Things you should know:
- People who work shifts don't sleep as well as those who work set hours during the day.
- During nighttime work, it may be more difficult to concentrate and make decisions.
- Having enough sleep is important for safe driving.
- Twenty-four hours without sleep is as dangerous as driving with 0.08 blood alcohol content.
- A short nap will boost energy and concentration.
- Keeping to the same schedule is better for body clock than changing work shifts.
- It is best to go to bed at the same time each day whenever possible.
How can shift work affect my sleep?
Generally, the body is programmed to sleep best overnight and to be most alert during the day and early evening. If you work night shift, it might not be easy to sleep enough or to sleep well during the day. If you start work very early in the morning, it might be hard to sleep in the evening. The average shift worker sleeps one hour a day less than someone who doesn't work shifts. Some shift workers sleep up to four hours a day less than normal, but this is not common.
If I do shift work, am I more likely to be tired while I am awake?
Shift workers often complain of being tired, both on and off the job. It may be harder to concentrate and be alert while at work. This means there is more danger of accidents at work and on the road, driving to and from work. Sleep loss impairs performance: 17 hours without sleep is as dangerous as having a blood alcohol content of 0.05% and 24 hours without sleep, as dangerous as having a blood alcohol content of 0.08%.
Why does this happen?
The human body is designed to be active during the day and rest at night. There are many body hormones that work to keep this in balance. It is not always easy to switch to being active at night and resting during the day.
What can I do about it?
- Make time for enough sleep. Shift workers have to sleep when others are awake. Social and sporting events can sometimes be rearranged so that shift workers can still participate in these activities.
- Try to go to bed at the same time every day and get up at the same time also.
- Try to sleep in peace! Others in the house need to respect the need of the shift worker to sleep. This may mean removing the telephone from the bedroom and having heavy carpet or curtains in the bedroom to help absorb any noise. Some shift workers find that wearing ear plugs to bed helps.
- A fan or "white noise" machine will help to muffle noise.
- Keep the bedroom cool and dark.
- Avoid caffeine, sleeping pills, alcohol or cigarettes before going to bed.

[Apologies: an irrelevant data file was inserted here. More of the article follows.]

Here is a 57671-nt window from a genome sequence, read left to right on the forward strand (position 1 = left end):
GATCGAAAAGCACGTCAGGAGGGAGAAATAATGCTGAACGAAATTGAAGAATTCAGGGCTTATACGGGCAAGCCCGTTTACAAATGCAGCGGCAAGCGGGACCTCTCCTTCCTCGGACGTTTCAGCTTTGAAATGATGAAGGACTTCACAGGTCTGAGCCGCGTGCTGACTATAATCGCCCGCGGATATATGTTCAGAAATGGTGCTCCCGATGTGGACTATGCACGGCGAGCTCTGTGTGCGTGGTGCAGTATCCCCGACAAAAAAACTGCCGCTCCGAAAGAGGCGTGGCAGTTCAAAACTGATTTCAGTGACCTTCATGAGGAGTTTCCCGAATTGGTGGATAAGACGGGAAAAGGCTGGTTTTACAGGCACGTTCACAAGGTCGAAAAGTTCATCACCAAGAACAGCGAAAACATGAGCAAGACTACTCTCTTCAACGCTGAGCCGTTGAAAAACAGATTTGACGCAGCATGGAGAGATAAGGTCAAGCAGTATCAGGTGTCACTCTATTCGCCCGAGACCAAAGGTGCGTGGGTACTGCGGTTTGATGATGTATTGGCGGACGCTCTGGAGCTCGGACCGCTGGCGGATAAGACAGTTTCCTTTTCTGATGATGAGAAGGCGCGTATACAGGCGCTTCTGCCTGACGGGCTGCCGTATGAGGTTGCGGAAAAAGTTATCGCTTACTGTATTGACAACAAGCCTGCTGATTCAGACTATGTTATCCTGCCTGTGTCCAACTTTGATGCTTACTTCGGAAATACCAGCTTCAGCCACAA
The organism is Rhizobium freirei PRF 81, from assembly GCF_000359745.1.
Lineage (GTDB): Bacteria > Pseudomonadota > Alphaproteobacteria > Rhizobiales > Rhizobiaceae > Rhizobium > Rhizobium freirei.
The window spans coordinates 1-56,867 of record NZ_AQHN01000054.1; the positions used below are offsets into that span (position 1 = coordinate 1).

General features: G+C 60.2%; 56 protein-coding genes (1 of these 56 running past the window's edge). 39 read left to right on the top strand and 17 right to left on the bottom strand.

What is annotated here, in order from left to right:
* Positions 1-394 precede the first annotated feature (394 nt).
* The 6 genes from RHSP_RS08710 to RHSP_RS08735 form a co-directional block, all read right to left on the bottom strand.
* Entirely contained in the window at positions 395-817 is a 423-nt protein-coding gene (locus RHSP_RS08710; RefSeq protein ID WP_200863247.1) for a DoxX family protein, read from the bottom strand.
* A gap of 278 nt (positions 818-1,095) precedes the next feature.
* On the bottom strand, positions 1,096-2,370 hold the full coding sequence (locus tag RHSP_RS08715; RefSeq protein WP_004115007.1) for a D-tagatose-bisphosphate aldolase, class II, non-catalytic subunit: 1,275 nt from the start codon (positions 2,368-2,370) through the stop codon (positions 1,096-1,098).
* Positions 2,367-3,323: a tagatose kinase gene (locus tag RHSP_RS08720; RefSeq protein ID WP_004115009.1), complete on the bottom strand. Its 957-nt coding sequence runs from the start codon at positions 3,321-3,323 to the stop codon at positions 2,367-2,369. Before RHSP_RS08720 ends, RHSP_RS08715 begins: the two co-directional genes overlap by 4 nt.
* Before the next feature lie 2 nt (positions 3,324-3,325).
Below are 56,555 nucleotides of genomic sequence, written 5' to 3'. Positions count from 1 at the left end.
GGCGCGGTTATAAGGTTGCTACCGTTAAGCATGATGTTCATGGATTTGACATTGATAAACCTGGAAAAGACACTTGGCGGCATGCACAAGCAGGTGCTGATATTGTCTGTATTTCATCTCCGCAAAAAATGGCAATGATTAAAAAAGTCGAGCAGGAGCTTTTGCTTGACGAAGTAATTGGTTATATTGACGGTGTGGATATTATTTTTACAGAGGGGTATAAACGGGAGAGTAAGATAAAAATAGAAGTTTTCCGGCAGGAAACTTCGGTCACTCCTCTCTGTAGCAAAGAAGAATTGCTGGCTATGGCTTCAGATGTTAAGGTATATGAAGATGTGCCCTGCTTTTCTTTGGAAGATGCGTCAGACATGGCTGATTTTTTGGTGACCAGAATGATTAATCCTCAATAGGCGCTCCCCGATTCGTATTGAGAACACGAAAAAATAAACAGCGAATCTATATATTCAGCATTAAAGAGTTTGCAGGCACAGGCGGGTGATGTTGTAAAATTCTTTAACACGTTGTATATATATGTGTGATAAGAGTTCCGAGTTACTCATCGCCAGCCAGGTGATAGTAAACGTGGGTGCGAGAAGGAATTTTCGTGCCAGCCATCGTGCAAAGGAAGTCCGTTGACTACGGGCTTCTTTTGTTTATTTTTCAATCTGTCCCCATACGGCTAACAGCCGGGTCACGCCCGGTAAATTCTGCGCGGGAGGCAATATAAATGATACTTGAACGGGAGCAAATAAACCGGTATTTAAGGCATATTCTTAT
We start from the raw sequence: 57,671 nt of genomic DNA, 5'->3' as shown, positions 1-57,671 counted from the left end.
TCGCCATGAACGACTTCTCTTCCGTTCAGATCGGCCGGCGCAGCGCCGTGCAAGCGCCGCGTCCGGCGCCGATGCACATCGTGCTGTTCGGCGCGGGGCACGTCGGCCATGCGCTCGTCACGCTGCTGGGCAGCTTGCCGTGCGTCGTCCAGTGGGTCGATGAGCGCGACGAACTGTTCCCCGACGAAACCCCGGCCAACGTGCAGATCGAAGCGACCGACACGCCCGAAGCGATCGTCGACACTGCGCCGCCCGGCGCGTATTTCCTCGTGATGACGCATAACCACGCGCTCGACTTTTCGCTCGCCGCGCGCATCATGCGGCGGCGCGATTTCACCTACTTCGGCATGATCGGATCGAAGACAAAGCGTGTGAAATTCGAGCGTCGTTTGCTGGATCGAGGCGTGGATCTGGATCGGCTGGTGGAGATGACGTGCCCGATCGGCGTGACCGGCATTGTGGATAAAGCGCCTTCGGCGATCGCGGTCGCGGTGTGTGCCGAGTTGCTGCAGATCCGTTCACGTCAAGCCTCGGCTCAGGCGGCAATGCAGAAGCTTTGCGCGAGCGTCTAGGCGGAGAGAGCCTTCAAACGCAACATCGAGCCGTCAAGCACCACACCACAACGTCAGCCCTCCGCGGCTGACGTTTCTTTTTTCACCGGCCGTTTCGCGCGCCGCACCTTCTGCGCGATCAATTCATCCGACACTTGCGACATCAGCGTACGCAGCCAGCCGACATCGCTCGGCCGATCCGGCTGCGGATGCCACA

- If you can, sleep just before going to work. This is better than earlier in the day. If this is not possible, taking a nap before going to work may help.
- Some workers are allowed to take a break during their shift. This time can be used for a short nap.
What can my employer do about it?
- Avoid scheduling back-to-back shifts. After working double or triple shifts, the problems only get worse, and safety will be reduced.
- Keep each worker on the same shift. The best thing to do is to go to bed at the same time every day. If this is possible, the body will adapt to shiftwork better. If shifts are rotated often, it makes it difficult to develop a good sleep pattern.
- When shifts do rotate, rotate them forwards (morning to afternoon to evening to night) instead of backwards. For example, if someone is working afternoon shift, it is easier for this person to rotate forwards to evening shift than backwards to a morning shift.
- Schedule the heaviest work that requires most concentration during day shifts.
- Schedule breaks during night shifts. This allows tired workers to take a nap.
How long should a nap be?
Fifteen minutes is best. Avoid napping for longer than this. When driving, pull over to a quiet spot and put the seat back. After the nap, walk around for 5 minutes to wake up properly before resuming other activities.
I am having problems with my sleep. What should I do?
Contact your doctor. There are sleep specialists that can help.
Meet Fiona: Managing sleep as a nurse
Fiona has been a nurse and shift-worker for over 30 years. Hear about her experience managing sleep, life and health via the video below.